For decades, scientists have known about the potential of boron neutron capture therapy (BNCT) as a treatment for cancer. The only problem was that there wasn’t a delivery agent that would target the tumor without causing damage to the surrounding tissue. Now the folks over at the University of Missouri (MU) appear to have solved that problem.
In BNCT, a tumor is injected with non-radioactive boron-10 isotope capture agent which can capture epithermal neutrons to result in fission of the boron-11 nuclei into alpha particles and lithium ions that kill the tumor. Tumor-selective boron delivery agents were not available, until now it seems. Professor M. Frederick Hawthorne from MU apparently has designed a boron chemical which captures neutron to release lithium and helium atoms that destroys cancer cells from the inside without causing any harm to healthy cells.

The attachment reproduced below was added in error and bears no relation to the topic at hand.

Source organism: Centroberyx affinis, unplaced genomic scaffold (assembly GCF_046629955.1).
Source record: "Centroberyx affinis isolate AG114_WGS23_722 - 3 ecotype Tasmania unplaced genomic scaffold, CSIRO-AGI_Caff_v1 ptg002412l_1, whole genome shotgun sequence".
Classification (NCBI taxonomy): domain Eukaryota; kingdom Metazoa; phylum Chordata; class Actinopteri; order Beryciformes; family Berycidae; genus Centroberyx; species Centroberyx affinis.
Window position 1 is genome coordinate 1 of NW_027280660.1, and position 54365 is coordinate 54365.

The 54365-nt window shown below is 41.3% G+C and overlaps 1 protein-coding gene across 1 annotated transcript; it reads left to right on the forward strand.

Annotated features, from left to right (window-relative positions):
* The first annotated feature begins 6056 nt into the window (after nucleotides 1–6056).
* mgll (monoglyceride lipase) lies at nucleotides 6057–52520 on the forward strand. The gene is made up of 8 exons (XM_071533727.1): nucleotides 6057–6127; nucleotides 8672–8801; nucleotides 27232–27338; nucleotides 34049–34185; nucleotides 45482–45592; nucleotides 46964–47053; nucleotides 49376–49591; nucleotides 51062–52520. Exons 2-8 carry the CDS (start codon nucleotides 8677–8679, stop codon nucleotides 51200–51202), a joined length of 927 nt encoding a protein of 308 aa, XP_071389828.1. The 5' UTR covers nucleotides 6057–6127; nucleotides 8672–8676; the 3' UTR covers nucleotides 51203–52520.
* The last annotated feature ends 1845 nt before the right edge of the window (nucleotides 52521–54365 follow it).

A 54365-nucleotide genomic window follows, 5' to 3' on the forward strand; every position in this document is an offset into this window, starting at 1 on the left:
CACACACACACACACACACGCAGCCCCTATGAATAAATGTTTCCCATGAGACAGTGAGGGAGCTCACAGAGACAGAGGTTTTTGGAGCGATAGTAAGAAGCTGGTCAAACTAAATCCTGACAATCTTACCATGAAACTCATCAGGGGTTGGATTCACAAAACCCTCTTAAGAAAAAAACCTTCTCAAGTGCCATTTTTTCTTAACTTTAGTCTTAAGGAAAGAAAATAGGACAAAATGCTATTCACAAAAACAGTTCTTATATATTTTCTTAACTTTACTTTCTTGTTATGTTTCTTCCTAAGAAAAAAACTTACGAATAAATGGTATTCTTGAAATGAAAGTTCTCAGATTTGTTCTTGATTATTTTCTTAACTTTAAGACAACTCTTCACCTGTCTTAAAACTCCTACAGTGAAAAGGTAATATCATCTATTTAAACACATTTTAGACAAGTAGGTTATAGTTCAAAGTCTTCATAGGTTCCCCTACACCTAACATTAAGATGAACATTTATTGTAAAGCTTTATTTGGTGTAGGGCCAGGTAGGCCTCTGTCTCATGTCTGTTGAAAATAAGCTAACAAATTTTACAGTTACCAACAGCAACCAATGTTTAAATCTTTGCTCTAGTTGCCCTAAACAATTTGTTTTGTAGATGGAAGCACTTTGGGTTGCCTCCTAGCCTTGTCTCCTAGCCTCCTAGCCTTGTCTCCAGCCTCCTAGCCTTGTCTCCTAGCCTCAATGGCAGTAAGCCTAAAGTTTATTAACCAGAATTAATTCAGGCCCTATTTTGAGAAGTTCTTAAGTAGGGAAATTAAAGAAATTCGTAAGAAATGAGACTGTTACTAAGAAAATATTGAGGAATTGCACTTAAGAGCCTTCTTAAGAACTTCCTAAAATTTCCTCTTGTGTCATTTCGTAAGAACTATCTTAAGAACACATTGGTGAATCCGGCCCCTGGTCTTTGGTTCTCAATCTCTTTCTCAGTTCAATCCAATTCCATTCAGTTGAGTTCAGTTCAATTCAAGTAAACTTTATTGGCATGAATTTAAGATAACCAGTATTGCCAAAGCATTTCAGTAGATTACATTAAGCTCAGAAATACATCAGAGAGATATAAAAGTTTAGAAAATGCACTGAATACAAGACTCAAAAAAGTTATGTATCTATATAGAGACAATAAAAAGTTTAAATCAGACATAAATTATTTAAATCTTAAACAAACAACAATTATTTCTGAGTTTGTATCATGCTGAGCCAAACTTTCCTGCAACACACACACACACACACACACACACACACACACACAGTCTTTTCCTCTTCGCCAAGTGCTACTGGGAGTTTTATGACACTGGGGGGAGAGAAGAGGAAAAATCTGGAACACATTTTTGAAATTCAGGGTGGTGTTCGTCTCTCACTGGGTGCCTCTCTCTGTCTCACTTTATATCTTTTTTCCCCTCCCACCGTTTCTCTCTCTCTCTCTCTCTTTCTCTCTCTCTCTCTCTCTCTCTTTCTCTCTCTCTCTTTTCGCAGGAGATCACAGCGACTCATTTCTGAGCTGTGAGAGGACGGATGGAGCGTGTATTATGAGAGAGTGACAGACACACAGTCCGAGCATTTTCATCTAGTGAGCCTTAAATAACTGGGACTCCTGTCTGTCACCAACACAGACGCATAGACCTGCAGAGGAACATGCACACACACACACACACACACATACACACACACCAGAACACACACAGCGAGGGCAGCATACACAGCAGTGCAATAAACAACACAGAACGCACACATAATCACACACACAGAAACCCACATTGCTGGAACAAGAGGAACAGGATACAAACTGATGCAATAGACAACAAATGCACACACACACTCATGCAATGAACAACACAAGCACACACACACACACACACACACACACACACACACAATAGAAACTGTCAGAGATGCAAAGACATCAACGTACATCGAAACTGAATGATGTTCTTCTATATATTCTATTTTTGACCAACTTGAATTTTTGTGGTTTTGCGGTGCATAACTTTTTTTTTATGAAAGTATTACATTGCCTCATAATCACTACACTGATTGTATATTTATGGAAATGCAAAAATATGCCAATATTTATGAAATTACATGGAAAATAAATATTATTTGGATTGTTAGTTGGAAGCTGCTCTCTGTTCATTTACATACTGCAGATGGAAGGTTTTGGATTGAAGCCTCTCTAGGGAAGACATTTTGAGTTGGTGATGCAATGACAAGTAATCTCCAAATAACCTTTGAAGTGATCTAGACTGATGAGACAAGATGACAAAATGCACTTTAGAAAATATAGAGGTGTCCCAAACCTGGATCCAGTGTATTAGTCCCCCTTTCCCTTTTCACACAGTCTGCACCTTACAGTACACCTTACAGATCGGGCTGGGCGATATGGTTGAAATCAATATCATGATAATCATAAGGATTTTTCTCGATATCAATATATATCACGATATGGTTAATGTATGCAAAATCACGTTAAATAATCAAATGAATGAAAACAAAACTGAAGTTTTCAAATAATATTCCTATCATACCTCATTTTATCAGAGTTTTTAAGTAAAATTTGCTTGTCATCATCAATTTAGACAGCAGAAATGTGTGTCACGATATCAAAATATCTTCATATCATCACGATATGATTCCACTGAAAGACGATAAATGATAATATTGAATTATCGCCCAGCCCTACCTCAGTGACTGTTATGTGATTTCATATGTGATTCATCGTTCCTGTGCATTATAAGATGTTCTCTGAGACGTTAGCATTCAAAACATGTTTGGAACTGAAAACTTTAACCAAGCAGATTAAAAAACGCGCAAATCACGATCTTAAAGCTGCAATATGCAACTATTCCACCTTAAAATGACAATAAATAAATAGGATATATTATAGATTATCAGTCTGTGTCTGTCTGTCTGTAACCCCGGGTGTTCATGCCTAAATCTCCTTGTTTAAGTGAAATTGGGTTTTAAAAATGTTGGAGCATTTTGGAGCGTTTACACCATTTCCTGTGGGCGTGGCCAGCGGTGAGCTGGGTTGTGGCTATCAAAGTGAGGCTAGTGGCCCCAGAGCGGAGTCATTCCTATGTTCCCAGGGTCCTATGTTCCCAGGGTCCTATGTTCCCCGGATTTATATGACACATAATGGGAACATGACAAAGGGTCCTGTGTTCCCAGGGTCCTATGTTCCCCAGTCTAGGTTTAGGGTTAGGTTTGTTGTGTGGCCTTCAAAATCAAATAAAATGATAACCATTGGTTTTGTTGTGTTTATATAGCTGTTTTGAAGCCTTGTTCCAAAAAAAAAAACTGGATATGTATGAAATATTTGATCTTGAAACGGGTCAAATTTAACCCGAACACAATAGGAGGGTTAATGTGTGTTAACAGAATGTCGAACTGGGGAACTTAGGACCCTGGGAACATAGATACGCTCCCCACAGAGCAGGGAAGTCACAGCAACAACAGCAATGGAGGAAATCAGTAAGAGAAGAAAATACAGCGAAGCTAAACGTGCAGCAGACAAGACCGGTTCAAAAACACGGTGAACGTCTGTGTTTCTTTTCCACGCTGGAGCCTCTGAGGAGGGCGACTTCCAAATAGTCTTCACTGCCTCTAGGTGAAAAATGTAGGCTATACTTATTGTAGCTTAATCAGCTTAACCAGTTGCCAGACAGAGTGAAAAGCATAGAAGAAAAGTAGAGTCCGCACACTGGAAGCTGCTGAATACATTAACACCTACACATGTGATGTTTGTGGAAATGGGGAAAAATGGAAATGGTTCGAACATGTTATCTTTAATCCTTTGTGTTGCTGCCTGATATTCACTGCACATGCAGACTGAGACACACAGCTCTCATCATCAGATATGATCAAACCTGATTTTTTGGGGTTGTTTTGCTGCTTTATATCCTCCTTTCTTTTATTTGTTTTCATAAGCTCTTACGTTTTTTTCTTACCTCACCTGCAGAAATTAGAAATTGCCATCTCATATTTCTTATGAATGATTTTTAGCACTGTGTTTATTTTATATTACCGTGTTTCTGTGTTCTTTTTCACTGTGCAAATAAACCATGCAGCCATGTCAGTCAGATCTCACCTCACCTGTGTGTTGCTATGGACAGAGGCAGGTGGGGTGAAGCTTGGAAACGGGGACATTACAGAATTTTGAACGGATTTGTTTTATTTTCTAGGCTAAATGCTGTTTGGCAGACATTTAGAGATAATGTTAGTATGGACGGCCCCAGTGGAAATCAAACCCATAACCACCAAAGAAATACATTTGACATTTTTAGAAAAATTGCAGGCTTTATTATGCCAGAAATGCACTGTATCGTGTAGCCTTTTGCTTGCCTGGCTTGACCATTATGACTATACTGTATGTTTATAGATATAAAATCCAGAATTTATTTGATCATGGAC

According to Hawthorne, “A wide variety of cancers can be attacked with our BNCT technique. The technique worked excellently in mice. We are ready to move on to trials in larger animals, then people. However, before we can start treating humans, we will need to build suitable equipment and facilities. When it is built, MU will have the first radiation therapy of this kind in the world”.
That’s certainly good news for people suffering from the deadly disease. You can check out more details about the study by Hawthorne and his team here.